Lake Powell and so much more! Encompassing over 1.2 million acres, Glen Canyon National Recreation Area offers unparalleled opportunities for water-based & backcountry recreation. The recreation area stretches for hundreds of miles from Lees Ferry in Arizona to the Orange Cliffs of southern Utah, encompassing scenic vistas, geologic wonders, and a vast panorama of human history.
It's so beautiful here, we entered through the crack and climbed out of the VERY STEEP part towards the end, Somebody left some rope there and it was still in good shape a month ago, but there is no way of knowing until you climb up it, wether or not it's starting to fray... Other then that, we saw deer, arches, and everything beautiful Utah has to offer :)
Don't follow the directions given as you press the directions icon because it will lead you an hour away to no man's land near kaibito creek. Somebody needs to redo the directions because the spencer trail I later found out, begins near lee's ferry.
I've been very fortunate to have grown up around such stunning trails, and horseshoe bend will leave you breathless...it's better to go right before sunset. I'd say always worth the less than a mile walk. Though it's been awhile since I've gone, I pass by every now and then and have come to realize that it has become very crowded. Anyways if you are ever in the area, be sure to make a stop at this wonderful place.
The view itself is absolutely 5 stars! However it's a super easy, short walk more than a hike. I'd give that portion of it like 3 stars. It does get crowded but if you go early enough to grab a good spot you'll be happy! I watched the sunset and wow! What a view! Go!
Review for: Spencer's Trail & Spencer's Lookout
My most-memorable hike to date. It was short but goes straight uphill for a few miles: and is worth every second and every step.
The trail itself is wicked. You are essentially walking up the side of the Vermilion cliffs. It feels raw. You trample shifting and broken piles of limestone and walk along what, at times, barely resembles any trail you're probably used to. Hard to describe. You know where you're going: the path is beaten down and visible, but there are few man-made alterations and it lacks that canny resemblance of, say, a forest trail.
The top of Spencer's Trail features one of the most breath-taking scenic vistas I've personally experienced, with an epic view of the Colorado and Page (head a bit North West to the edge to get a good look at the river).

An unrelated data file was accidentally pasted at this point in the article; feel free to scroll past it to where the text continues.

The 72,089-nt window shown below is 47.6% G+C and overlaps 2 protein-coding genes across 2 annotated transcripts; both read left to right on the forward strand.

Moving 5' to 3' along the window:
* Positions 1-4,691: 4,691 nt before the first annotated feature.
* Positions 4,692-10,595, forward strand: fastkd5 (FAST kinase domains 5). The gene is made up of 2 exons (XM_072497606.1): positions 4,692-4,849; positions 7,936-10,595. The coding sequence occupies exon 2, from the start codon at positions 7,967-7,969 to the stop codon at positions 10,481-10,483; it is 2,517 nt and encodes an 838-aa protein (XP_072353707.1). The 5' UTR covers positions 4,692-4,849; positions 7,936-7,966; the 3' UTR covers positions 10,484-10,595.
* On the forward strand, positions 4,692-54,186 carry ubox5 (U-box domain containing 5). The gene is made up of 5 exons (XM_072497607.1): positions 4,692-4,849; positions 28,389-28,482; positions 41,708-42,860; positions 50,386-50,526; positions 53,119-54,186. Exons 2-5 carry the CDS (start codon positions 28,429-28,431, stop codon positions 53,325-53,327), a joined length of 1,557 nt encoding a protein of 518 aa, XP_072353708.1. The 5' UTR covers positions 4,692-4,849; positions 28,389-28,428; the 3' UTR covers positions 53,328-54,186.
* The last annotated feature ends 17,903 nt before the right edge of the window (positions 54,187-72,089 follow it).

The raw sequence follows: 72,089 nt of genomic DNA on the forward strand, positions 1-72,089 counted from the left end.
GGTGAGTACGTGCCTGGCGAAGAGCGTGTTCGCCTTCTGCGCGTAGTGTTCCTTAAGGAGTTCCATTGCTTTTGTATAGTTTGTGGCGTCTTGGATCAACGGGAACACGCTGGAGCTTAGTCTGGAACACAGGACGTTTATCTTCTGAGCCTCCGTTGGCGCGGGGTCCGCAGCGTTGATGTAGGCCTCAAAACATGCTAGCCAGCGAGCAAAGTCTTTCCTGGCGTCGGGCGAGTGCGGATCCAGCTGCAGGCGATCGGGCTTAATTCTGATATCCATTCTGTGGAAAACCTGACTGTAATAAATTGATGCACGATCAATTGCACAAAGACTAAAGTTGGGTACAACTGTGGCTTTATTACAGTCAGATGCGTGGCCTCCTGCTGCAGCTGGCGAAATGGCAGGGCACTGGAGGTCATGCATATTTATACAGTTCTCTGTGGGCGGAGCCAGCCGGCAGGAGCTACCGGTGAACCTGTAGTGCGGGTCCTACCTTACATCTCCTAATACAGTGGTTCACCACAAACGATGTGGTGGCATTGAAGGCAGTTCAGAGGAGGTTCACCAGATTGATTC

Overall, this trail is unlike other national parks. Once you're at the top of the plateau, the next amount of time and distance is up to you. You can walk north a bit, do some cliff climbing towards the southern part: there are seemingly no limits except for what you're comfortable with. That true freedom in such a magnificent, beautiful place is a rare treasure and rare experience after visiting so many heavily-controlled and exclusion-zone-riddled national parks.
Sidenote: if you climb the small plateaus/cliffs to the south east at the top of the lookout, you will find a geology survey marker. Uploaded a pic of it, and a few sick panoramas.
Sandra L. on Horseshoe Bend Trail
1) You need your wide angle lens to get the entire horseshoe and rim in the shot, 2) there are only a few spots where you can even capture the entire horseshoe, unless you're ready to "go" so getting in closer to the edges is not a factor, 3) they are all occupied by people with tripods that have likely been posted up taking residence for hours, so no use waiting in 100-degree, fully exposed conditions, 4) the water is emerald green due to moss and algae, while it does make for a beautiful photo, the water is not "pristine", 5) I'm probably the only person being truthful in this review, 6) it is still a beautiful, natural wonder...just wish I could have had a better experience